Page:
An infamous race... Pironi defies team orders to win the 1982 San Marino Grand Prix

Today marks thirty years since Gilles Villeneuve’s last-ever Grand Prix start in a race, the 1982 San Marino Grand Prix.

It was an event that would go down in infamy, not least of which for the politics that dogged the event, but also for the feud sparked between Villeneuve and Ferrari team-mate Didier Pironi that the enigmatic Canadian would take to his grave just two weeks later.

In the three weeks that had passed since the season’s third round at Long Beach, the FIA had ruled that Nelson Piquet and Keke Rosberg – who finished first and second at the Brazilian Grand Prix – would have their results scrapped after their respective Brabham and Williams teams were found to have fitted illegal water tanks to allow them to run under the weight limit.

In a time when the sport’s running was split between the FIA-supported FISA teams and the Bernie Ecclestone-support FOCA teams (of which Brabham and Williams were a part), there was an understandable outcry from the FOCA group, which elected to boycott the next race at Imola.

Pironi and Villeneuve diced for the lead all race longThe end result was was that the three FISA teams – Ferrari, Renault and Alfa Romeo – showed up for the San Marino Grand Prix, while Tyrrell, Osella (it being their home race), ATS and Toleman broke the FOCA ranks to race.

With such a thin 14-car field, this presented a great opportunity for the smaller teams to get a decent result if their cars could hold together for the 60-lap race.

But first, there was the matter of qualifying, and it was to the tifosi’s great disappointment that the Renaults of Arnoux and Prost locked out the front row for Sunday’s race. The Ferraris of Villeneuve and Pironi would start from the second row.

But while the Renaults were quick, they were also fragile. Predictably, both Prost and Arnoux retired with mechanical gremlins, leaving the Ferraris to stage a battle for the lead in front of their adoring fans.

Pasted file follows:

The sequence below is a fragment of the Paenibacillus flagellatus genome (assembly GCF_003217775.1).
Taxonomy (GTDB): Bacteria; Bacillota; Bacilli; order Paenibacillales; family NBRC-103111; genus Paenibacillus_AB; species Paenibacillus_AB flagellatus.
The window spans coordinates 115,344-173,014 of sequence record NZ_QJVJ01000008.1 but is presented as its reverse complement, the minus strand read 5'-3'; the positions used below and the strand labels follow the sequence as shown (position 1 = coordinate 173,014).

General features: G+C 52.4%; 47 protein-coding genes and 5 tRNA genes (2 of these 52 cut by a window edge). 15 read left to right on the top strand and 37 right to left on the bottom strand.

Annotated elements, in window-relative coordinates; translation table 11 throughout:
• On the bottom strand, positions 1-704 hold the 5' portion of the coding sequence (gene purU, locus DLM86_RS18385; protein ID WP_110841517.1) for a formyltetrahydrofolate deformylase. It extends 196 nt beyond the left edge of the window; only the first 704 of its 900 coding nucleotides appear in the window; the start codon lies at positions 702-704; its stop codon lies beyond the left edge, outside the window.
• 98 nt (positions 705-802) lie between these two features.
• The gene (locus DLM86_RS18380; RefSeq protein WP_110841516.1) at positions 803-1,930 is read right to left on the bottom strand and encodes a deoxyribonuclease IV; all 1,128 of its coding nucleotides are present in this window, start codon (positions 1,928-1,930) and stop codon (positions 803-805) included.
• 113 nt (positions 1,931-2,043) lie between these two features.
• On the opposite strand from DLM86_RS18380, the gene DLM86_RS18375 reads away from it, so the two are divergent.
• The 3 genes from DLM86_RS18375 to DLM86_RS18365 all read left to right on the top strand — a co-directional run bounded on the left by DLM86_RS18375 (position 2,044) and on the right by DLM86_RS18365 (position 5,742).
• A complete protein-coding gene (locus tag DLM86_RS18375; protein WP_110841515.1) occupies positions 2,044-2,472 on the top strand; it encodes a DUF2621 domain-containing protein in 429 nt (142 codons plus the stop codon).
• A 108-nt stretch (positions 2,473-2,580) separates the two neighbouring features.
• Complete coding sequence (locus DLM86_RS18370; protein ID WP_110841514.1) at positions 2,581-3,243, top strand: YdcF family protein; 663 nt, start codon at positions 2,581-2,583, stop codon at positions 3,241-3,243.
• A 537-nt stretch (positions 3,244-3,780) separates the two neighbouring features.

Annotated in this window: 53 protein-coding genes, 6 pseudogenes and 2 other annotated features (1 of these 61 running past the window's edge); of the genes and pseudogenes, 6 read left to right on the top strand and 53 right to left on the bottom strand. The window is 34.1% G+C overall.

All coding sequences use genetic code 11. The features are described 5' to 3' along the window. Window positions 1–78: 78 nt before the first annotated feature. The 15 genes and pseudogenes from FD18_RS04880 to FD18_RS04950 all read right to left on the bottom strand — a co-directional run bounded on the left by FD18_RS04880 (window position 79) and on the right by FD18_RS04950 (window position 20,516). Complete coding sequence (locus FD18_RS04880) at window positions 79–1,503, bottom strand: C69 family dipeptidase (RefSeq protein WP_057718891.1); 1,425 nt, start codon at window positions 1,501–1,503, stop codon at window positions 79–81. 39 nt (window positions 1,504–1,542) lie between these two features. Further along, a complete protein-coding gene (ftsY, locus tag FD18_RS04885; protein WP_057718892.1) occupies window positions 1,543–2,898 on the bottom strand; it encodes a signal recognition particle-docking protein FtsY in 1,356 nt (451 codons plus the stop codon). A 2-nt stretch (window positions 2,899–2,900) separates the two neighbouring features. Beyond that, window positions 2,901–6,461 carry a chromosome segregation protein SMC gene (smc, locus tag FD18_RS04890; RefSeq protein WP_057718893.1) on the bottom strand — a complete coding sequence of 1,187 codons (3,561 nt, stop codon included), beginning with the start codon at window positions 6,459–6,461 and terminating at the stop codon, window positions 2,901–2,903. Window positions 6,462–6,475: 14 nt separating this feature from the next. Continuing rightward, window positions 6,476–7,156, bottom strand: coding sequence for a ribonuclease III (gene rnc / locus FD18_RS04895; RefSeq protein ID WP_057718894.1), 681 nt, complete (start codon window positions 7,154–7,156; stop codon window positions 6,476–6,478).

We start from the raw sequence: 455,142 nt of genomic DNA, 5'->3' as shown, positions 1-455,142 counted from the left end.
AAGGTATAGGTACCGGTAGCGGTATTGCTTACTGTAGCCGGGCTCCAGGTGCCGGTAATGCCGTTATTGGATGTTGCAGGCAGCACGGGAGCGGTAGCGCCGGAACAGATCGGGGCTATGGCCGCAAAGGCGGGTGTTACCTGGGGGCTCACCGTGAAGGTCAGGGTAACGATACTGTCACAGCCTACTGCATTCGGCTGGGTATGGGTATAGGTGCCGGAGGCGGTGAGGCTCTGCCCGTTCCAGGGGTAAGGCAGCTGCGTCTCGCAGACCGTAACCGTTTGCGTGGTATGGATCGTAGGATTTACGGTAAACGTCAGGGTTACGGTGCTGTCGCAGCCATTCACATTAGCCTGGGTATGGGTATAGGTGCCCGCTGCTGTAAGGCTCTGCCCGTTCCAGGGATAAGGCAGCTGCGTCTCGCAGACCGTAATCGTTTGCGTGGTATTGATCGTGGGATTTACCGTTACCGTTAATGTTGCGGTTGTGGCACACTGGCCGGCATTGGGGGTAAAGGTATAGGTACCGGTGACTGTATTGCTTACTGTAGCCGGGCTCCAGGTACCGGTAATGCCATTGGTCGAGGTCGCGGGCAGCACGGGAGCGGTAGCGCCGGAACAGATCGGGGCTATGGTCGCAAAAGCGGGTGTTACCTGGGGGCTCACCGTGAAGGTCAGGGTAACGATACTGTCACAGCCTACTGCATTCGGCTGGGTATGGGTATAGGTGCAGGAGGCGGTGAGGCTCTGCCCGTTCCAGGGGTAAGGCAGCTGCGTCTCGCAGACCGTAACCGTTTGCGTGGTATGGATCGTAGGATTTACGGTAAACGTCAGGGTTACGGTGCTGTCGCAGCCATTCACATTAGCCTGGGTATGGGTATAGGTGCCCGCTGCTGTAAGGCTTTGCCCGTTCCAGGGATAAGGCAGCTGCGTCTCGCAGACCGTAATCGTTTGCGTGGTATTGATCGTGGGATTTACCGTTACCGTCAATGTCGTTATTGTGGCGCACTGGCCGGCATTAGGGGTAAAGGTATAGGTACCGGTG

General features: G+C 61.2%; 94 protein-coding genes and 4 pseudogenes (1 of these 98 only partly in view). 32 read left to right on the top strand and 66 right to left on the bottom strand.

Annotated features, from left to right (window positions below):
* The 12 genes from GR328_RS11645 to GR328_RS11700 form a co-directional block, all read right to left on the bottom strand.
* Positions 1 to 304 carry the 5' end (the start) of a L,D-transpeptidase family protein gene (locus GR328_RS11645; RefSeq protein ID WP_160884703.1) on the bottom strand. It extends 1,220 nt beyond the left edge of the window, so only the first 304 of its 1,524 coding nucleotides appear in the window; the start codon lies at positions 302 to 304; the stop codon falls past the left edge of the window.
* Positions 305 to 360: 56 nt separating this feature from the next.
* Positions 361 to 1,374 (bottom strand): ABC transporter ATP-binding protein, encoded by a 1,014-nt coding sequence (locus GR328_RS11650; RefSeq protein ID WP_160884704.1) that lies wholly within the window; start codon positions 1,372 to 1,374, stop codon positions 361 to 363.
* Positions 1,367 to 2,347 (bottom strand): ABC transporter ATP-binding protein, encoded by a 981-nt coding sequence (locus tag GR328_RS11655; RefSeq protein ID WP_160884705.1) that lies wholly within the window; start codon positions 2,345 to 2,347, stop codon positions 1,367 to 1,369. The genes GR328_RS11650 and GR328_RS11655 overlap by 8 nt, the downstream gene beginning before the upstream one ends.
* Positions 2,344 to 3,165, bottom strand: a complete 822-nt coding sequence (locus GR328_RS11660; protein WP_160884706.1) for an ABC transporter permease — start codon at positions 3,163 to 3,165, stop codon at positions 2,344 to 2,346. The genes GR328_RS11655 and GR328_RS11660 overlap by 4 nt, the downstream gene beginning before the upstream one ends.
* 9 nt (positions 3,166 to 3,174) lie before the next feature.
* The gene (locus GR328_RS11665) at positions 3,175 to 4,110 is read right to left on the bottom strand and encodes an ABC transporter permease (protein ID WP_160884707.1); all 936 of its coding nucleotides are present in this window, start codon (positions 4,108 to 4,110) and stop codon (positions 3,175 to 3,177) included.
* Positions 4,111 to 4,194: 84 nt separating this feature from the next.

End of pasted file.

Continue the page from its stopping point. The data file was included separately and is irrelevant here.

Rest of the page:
With third-placed Michele Alboreto running well behind, Ferrari wanted to ensure a 1-2 on home soil, ordering their drivers to slow down and bring the cars home.

Villeneuve, in the lead, interpreted this as an order to maintain position. But Pironi thought otherwise and started to reel the Canadian in.

In the closing laps, the pair ran nose-to-tail, with Villeneuve leading himself to believe that Pironi would play the role of dutiful number-two in the end and that the Frenchman was simply trying to put on a show for the fans. Pironi passed Villeneuve for the lead, and Villeneuve retook him.

Villeneuves fumes while race-winner Pironi sprays the bubblyOn the final lap, Villeneuve left a car’s width gap going into Tosa, and that was all the invitation that Pironi needed to slip through for the lead and the win.

While the Frenchman claimed the win, Villeneuve was furious at the apparent betrayal and sulked on the podium, vowing never to speak to Pironi again.

Two weeks later at the Belgian Grand Prix, Villeneuve would be killed attempting an impossible last-gasp flying lap trying to beat Pironi’s provisional pole time in qualifying. He collided with Jochen Mass’ March and was thrown from the car, killing him instantly.


1982 San Marino Formula 1 Grand Prix – Final Classification (60 laps):

  Driver Team Laps Result Grid
1. Didier Pironi FRA Scuderia Ferrari 126C2 V6 Turbo 60 1:36:38.887 4
2. Gilles Villeneuve CAN Scuderia Ferrari 126C2 V6 Turbo 60 + 0.366 3
3. Michele Alboreto ITA Tyrrell Ford 011 V8 60 + 1:07.684 5
4. Jean-Pierre Jarier FRA Osella Ford FA1C V8 59 1 lap behind 9
5. Eliseo Salazar CHI ATS Ford D5 V8 57 3 laps behind 14
DQ. Manfred Winkelhock DEU ATS Ford D5 V8 54 Underweight 12
NC. Teo Fabi ITA Toleman Hart TG181C 4cyl Turbo 52 8 laps behind 10
DNF. Rene Arnoux FRA Equipe Renault RE30B V6 Turbo 44 Engine 1
DNF. Bruno Giacomelli ITA Alfa Romeo 182 V12 24 Engine 6
DNF. Riccardo Paletti ITA Osella Ford FA1C V8 7 Suspension 13
DNF. Alain Prost FRA Equipe Renault RE30B V6 Turbo 6 Engine 2
DNF. Andrea de Cesaris ITA Alfa Romeo 182 V12 4 Fuel Pump 7
DNF. Brian Henton GBR Tyrrell Ford 011 V8 0 Clutch 11
DNS. Derek Warwick GBR Toleman Hart TG181C 4cyl Turbo   Electrical 8
Didier Pironi FRA Scuderia Ferrari 126C2 V6 Turbo 44 1:35.036  

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Richard Bailey

Founder & Chief Editor at MotorsportM8
Hasn't missed a Grand Prix since 1989. Has a soft spot for Minardi. Tattooed with 35+ Grand Prix circuits.

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